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Out-of-state discipline is a common basis for California license discipline, under the applicable statutes that allow the Board of Registered Nursing to seek collateral discipline against a licensee who is disciplined or censured by another state’s licensing entity (even when the licensing entity is not necessarily a nursing board). In this case, our client was disciplined four years prior by the New York board of nursing and required to complete probation in that state. Instead,…
In a recent contested case against the Physical Therapy Board applicant, the Board’s attorneys insisted that because a ten-year-old theft conviction was not properly disclosed on an application for licensure, our prospective Physical Therapy Aide client did not deserve a license at all. After an administrative hearing where the facts and circumstances of the conviction and the disclosure were discussed in detail, the Administrative Law Judge granted the client an unrestricted license and dismissed the…
The Board of Registered Nursing sometimes pursues discipline against nurses whose incompetence gravely threatens the health and welfare of the California public. At other times, they pursue discipline against nurses like our client, who was placed on probation in 2016, but failed to realize she was on probation for the first two weeks. Instead of working out the problem and attempting to discern why the mistake took place, the Board elected to file a Petition…
Part of effective license advocacy is realizing that licensed professional work is often done, and done very well, by imperfect people who make mistakes. In this case, our client had been punished severely by the criminal justice system for two occasions where he resorted to corporal punishment with one of his children. However, as a licensed contractor, he used his experience and training as an industrial electrician to provide for his family and serve the…
One of our registered nursing clients suffered a panic attack during an episode of post-partum depression.  Her husband phoned the police to help deescalate the conflict, but it unfortunately led to her arrest on suspicion of domestic violence.  Although the charges were dropped, our client was questioned by the Board, given employment releases to sign, brought into an investigational interview, and even subjected to a mandatory mental health examination under Business and Professions Code section…
Our registered nurse client was accused of physically assaulting a patient and verbally abusing him while on duty at the client’s hospital.  The problem?  The only evidence of the so-called “assault” came from the patient, who had a history of psychosis and whose complaint was authored by another RN.  No other witnesses had anything negative to say about our client either on the date of the incident or anytime before.  The Board of Registered Nursing…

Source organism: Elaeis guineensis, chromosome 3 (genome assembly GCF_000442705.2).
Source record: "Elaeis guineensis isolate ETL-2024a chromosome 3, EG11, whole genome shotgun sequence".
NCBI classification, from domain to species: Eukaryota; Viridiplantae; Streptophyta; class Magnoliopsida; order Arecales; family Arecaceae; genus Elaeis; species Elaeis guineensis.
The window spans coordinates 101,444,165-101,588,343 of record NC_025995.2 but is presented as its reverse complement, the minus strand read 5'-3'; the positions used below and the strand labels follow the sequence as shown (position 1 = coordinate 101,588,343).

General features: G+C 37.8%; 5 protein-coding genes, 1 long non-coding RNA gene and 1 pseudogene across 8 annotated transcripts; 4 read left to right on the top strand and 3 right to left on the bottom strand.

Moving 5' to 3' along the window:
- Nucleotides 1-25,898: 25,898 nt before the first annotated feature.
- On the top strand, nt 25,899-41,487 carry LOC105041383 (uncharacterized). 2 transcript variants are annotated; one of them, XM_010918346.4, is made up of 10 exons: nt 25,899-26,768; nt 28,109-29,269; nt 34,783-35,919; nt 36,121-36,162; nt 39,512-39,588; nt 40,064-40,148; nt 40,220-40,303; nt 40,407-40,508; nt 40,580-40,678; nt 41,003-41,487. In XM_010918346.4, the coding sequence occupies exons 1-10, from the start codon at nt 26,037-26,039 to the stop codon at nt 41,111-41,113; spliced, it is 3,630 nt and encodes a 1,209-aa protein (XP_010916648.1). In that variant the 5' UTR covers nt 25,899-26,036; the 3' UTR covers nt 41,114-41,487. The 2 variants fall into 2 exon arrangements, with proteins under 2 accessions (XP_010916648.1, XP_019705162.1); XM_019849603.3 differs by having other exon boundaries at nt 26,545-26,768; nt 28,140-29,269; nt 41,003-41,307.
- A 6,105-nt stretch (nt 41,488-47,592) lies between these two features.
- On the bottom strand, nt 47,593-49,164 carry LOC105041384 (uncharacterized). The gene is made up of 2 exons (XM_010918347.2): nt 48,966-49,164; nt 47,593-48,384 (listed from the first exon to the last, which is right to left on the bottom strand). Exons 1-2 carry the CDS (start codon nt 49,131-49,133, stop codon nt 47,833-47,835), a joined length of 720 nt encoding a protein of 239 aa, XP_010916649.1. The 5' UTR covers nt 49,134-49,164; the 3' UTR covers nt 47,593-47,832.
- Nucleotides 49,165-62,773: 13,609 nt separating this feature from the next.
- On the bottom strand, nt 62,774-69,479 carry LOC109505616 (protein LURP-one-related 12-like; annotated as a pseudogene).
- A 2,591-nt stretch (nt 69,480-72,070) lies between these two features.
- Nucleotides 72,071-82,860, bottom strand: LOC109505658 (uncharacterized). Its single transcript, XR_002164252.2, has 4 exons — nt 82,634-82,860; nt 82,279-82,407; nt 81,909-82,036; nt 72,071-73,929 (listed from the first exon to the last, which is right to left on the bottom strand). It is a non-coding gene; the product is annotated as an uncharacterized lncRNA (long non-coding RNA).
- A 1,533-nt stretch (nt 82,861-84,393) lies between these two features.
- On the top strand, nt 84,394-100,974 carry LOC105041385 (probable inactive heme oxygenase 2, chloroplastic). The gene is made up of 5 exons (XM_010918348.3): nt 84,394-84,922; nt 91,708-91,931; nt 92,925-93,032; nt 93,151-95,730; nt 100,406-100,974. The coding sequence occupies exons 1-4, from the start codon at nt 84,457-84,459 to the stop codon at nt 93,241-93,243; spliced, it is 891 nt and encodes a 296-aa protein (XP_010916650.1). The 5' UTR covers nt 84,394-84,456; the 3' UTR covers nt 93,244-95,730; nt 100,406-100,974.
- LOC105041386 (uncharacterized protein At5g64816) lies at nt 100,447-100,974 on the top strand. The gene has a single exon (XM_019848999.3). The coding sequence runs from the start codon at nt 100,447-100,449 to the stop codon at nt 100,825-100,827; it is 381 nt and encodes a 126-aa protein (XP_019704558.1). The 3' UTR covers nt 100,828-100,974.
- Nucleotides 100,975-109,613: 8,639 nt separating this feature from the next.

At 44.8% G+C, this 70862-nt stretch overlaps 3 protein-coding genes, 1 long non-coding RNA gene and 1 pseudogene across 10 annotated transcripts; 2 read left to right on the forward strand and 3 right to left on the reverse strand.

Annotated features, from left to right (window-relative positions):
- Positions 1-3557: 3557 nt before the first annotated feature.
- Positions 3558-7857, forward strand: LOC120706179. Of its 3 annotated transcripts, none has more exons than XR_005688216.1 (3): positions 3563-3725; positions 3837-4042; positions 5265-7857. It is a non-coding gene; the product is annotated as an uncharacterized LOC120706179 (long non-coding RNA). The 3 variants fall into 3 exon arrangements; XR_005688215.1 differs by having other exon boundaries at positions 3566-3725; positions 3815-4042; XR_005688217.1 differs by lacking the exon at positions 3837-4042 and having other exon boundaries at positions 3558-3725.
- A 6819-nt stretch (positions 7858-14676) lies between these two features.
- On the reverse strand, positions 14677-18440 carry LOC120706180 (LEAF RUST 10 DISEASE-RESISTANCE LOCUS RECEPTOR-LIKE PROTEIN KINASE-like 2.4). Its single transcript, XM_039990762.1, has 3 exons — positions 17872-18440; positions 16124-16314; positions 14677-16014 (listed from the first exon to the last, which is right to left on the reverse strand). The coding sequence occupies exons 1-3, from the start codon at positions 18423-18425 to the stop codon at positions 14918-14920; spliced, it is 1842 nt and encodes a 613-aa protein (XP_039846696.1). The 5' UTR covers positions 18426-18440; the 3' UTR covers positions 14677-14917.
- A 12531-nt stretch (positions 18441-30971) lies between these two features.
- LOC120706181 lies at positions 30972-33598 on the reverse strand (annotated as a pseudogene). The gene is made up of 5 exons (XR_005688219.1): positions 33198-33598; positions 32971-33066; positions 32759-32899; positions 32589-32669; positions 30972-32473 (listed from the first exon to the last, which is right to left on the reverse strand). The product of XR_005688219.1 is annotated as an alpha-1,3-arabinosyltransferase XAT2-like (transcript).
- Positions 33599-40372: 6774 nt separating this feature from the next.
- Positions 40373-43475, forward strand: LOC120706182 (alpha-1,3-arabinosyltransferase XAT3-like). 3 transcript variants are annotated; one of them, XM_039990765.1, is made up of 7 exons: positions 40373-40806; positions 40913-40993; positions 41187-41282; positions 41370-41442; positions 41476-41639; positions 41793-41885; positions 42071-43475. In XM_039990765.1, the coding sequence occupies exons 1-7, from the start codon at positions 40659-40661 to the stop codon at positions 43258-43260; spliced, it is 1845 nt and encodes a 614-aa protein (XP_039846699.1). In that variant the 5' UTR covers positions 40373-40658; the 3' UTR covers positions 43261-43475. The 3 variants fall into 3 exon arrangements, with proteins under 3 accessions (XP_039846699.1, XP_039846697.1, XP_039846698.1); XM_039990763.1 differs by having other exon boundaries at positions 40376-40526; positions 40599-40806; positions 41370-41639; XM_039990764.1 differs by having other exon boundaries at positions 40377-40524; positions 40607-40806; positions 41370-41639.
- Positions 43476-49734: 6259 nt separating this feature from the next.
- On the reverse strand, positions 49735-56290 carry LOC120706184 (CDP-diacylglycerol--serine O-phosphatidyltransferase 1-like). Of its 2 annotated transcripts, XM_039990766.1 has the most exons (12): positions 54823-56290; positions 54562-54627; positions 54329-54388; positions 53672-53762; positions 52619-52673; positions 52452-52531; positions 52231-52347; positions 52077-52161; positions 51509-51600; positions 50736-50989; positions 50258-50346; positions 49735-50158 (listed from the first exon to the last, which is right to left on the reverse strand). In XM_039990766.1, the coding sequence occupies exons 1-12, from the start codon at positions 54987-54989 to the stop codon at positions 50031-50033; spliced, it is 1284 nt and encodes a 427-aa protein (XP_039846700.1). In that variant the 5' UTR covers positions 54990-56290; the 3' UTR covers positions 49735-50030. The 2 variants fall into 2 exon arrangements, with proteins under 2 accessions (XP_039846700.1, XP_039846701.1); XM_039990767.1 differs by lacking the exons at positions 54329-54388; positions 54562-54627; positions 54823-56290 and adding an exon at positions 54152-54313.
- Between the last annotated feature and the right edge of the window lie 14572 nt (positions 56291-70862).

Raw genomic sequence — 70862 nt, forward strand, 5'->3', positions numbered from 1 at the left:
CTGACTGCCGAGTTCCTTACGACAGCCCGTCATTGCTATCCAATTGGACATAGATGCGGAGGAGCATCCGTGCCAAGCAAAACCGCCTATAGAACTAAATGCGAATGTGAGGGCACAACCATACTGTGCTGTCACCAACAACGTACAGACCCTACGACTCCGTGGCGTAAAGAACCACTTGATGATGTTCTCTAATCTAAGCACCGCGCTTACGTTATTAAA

Our client, the owner and operator of a family day care, was threatened with license revocation because of a criminal conviction suffered by her husband that occurred at the family home.  The husband plead guilty to domestic violence against our client.  The Department of Social Services, Community Care Licensing, refused to grant the husband a criminal record exemption so that he could be inside the home where the family day care operated, and elected to…
When a Registered Nurse is accused of misconduct, either by law enforcement or through a hospital complaint, the common “first step” from the Board of Registered Nursing is to send the RN a letter offering the chance to participate in the Board’s Intervention Program.  Previously referred to as the “Diversion program,” the Board of Registered Nursing has a contract with a third-party company, Maximus, who runs the “Intervention Program”. There are several considerations to…
In March of 2018, Ray & Bishop won a highly contested Department of Social Services case on behalf of a preschool teacher in Orange County who was accused of conduct inimical and of violating the personal rights of children in her care.  We’ve previously discussed the definitions of “conduct inimical” and “personal rights” on our blog, specifically how important it is to retain experienced counsel when the Department accuses a caregiver of these serious violations.…
Our firm was successful in achieving a restricted license for an insurance producer who had a number of prior convictions, including a felony burglary conviction.   After the client initially applied for his insurance license, his application was summarily denied due to his record.  The California Department of Insurance has the right to summarily deny (without a hearing) an application of a convicted felon.  On client’s behalf his law firm, Ray and Bishop, petitioned for reconsideration…